Amanda Nenigar, the Californian who called for help from the desert, is found dead

A 27-year-old woman who disappeared more than a month ago in the desert near the California-Arizona border was found dead Friday evening just outside Cibola, Arizona.

Amanda Nenigar’s body was found naked under a tree, less than two miles from where her abandoned blue Toyota Camry was discovered weeks earlier. La Paz County Sheriff William Ponce said her clothing was scattered nearby, leading investigators to believe she had been overwhelmed by the desert heat during the day. Although the cause of death has not yet been determined, officials suspect she died as a result of exposure, Ponce said.

“We are devastated,” her sister Marissa Nenigar told the Times on Monday. “It just makes me sick to think about what she went through.”

The missing persons case sparked such interest online that authorities asked on social media to stop calling 911 to ask for updates. In another post following news of her death, the La Paz County Sheriff’s Office wrote that people should “please respect the family during this time and avoid spreading rumors and assumptions.”

Nenigar’s family reported her missing on February 28 after her phone kept sending calls straight to voicemail and she never called back. A day earlier, Nenigar left the hotel where she was staying in Blythe at 3:44 a.m., according to hotel surveillance video.

About three hours later, she called police and said she had run off the road and wasn’t sure where she was. According to a 911 call recording released by law enforcement, she told the dispatcher that she was trying to get to Palm Springs.

“I think I fell asleep at the wheel,” she said. “I was tired so I stopped, but I think I liked getting off the road.”

During the nearly hour-long 911 call, Nenigar attempts to work with the dispatcher to give him her location. But she has no cell service and can’t remember which street she’s on. At some point during the call, she reads out the coordinates, but the dispatcher struggles to pinpoint her exact location. He mentions that her phone touches a cell tower in Palo Verde.

During the call, Nenigar tells dispatchers that someone is trying to kill her and that she is trying to escape. Her mother, Jaime Mcbroom, said Nenigar struggled with her mental health and battled addiction.

“She was trying to get through it,” she said. “Her mind goes through psychosis when she withdraws or her body detoxifies, and I think that’s why she ended up out there.”

About 50 minutes after the 911 call, Nenigar told the dispatcher that she was scared. “Will you find me?” She asks.

Her car, stuck on a boulder in the desert about three miles from a main road, was discovered more than a week later. But Nenigar could not be found.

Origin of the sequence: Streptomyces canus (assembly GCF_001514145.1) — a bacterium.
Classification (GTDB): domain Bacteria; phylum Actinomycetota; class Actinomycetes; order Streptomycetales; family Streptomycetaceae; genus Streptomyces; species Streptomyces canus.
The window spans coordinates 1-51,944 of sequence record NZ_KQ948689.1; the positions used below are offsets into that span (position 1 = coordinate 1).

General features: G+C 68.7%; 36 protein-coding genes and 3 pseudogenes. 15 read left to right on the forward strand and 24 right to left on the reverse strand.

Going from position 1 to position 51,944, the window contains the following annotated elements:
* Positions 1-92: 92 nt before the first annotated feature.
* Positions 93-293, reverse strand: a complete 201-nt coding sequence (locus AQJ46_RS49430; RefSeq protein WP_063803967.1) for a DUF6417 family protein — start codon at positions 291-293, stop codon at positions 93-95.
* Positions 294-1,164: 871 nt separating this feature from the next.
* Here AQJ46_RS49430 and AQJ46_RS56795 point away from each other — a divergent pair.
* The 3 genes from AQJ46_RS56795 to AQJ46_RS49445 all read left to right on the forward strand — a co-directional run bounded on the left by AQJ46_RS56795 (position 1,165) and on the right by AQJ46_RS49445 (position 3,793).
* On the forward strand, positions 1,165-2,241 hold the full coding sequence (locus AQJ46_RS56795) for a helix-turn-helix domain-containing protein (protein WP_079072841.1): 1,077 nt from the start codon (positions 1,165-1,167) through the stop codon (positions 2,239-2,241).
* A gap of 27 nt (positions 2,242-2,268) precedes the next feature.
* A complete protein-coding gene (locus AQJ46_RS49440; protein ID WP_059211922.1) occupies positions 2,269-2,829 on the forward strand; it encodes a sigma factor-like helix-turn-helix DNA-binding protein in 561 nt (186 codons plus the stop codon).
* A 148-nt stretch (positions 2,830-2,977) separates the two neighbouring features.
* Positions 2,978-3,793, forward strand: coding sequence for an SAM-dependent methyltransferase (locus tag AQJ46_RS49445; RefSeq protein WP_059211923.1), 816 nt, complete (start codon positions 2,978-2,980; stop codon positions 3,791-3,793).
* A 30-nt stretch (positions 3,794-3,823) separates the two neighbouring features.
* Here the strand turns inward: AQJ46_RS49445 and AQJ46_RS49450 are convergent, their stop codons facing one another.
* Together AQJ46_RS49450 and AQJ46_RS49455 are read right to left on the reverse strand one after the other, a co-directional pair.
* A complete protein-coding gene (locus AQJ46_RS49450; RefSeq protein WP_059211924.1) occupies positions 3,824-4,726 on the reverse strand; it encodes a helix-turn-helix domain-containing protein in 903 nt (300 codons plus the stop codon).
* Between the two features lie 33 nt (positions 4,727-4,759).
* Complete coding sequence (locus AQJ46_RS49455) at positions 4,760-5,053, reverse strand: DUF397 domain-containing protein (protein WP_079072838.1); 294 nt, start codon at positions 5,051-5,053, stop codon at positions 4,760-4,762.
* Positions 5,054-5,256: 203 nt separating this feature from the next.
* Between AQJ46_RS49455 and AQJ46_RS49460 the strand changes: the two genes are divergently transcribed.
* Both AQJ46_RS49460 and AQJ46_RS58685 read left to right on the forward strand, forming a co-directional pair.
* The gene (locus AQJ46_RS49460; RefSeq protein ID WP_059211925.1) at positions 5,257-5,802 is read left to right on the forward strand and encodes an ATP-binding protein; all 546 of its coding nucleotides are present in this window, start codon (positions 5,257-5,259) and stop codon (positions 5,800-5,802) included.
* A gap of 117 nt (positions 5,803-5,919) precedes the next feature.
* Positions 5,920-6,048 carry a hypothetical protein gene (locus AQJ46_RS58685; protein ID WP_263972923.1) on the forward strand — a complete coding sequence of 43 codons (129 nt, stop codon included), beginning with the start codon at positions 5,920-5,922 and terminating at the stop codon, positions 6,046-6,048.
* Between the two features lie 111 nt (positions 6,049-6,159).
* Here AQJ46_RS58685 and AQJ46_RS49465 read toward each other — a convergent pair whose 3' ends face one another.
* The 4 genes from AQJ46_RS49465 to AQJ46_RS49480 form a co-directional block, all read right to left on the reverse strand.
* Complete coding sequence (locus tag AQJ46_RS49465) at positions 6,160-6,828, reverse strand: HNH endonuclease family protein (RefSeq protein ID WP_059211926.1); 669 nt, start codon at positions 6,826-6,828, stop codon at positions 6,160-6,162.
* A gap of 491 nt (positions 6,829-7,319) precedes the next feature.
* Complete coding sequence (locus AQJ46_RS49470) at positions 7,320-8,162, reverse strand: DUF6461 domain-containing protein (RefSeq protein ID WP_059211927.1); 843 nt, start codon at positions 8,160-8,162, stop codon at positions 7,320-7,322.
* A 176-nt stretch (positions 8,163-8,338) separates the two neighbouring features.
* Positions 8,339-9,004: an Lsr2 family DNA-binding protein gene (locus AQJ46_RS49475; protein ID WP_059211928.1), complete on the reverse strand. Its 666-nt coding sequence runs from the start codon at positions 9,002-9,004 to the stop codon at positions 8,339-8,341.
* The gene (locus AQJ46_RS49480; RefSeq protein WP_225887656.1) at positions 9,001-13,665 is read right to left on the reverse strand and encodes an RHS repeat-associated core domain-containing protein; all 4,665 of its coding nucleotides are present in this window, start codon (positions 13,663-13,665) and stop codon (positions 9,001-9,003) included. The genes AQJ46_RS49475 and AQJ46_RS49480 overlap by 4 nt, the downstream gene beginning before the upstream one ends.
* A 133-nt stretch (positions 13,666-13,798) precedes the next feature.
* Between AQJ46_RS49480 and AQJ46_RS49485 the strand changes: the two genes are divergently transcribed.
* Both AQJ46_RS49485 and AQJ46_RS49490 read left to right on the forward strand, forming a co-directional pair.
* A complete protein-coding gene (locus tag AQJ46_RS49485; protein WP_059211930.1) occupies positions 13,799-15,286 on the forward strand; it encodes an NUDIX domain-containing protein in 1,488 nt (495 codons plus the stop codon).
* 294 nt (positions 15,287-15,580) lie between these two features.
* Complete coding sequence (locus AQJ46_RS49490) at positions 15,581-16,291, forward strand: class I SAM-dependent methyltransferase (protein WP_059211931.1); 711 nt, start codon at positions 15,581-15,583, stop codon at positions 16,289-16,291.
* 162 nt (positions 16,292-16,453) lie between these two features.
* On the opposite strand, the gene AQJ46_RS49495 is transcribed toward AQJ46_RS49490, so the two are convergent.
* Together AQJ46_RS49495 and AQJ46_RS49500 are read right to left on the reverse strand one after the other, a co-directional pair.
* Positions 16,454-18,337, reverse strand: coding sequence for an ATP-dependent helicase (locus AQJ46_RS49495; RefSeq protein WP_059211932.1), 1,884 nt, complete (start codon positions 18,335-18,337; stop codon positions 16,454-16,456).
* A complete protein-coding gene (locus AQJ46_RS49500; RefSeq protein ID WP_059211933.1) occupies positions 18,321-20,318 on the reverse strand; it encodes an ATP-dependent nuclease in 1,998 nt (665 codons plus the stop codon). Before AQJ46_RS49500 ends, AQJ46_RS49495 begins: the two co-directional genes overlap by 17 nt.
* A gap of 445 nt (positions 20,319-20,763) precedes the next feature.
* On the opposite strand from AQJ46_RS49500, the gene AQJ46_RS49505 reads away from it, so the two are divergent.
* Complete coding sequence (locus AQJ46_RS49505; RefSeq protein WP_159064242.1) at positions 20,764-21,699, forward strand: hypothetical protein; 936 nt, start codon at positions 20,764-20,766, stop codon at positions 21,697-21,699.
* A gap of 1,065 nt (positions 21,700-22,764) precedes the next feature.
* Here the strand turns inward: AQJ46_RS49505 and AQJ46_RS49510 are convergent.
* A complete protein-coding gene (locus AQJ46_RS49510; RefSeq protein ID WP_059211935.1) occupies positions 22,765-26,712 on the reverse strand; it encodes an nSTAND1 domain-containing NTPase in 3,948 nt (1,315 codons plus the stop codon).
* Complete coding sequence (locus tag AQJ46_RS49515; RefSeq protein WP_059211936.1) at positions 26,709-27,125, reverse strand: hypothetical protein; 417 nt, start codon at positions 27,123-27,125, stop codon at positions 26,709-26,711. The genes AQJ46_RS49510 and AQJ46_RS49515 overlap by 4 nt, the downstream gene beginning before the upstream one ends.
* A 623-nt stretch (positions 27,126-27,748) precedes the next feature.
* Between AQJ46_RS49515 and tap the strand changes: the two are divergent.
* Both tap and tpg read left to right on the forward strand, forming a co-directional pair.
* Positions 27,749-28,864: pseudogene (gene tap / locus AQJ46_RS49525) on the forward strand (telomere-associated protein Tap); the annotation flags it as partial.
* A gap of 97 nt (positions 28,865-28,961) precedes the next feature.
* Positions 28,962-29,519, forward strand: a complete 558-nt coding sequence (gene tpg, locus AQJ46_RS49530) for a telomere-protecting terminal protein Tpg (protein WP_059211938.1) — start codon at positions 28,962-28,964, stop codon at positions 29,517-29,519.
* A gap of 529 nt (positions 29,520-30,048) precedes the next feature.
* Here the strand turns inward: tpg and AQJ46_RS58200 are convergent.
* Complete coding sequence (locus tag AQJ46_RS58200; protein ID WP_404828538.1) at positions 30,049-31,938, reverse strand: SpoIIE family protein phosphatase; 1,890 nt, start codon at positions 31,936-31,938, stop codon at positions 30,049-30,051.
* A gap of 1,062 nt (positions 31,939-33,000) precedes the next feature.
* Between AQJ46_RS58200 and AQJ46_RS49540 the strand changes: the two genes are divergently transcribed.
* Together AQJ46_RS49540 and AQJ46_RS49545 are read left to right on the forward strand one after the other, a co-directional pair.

Ponce, the sheriff, said his department became involved about seven days after Nenigar’s disappearance when one of his commanders heard from residents about a search for the woman. Police combed the area with aircraft equipped with night vision goggles. They also used drones, and officers and residents searched on horseback and in all-terrain vehicles for about 10 days. According to Ponce, US Fish & Wildlife even searched the area with its vehicles.

The area where Nenigar went missing is remote and mountainous. Daytime temperatures have been in the 70s and 80s recently, and at night the mercury can drop as low as 20 degrees in the stretch of land right next to the Colorado River, Ponce said.

“It’s frustrating to be in the situation we’re in right now,” Ponce said. “The first 24 to 48 hours of any examination are crucial. I believe that if we had been informed of this incident by the other local authorities immediately after her disappearance, we probably could have started a search. We didn’t know she was in our area.”

According to her mother and sister, Nenigar’s favorite moments were those spent with her daughters – an 8-year-old and one who is almost 2 years old. She loved celebrating their birthdays and taking them to pumpkin patches. She treasured her family’s annual camping trips.

“She loved her daughters so much,” Marissa Nenigar said.

With no leads, Mcbroom had spent almost every day of the last month searching the desert for her daughter. She called out her name and played music by Selena, one of Nenigar’s favorite singers, hoping her daughter would hear her.

As news of Nenigar’s disappearance spread online, friends and strangers reached out with offers to help find her.

Sometimes tips just led to dead ends. People reported seeing them in other states, even Oklahoma. Other messages were downright cruel. A scammer contacted Marissa Nenigar and told her that her sister had been kidnapped and demanded a ransom from her.

Mcbroom once consulted a psychic to find out her daughter’s whereabouts. But nothing worked.

“I’ve saved her life many times before,” Mcbroom said, his voice cracking with emotion, “but this time I couldn’t do it.”

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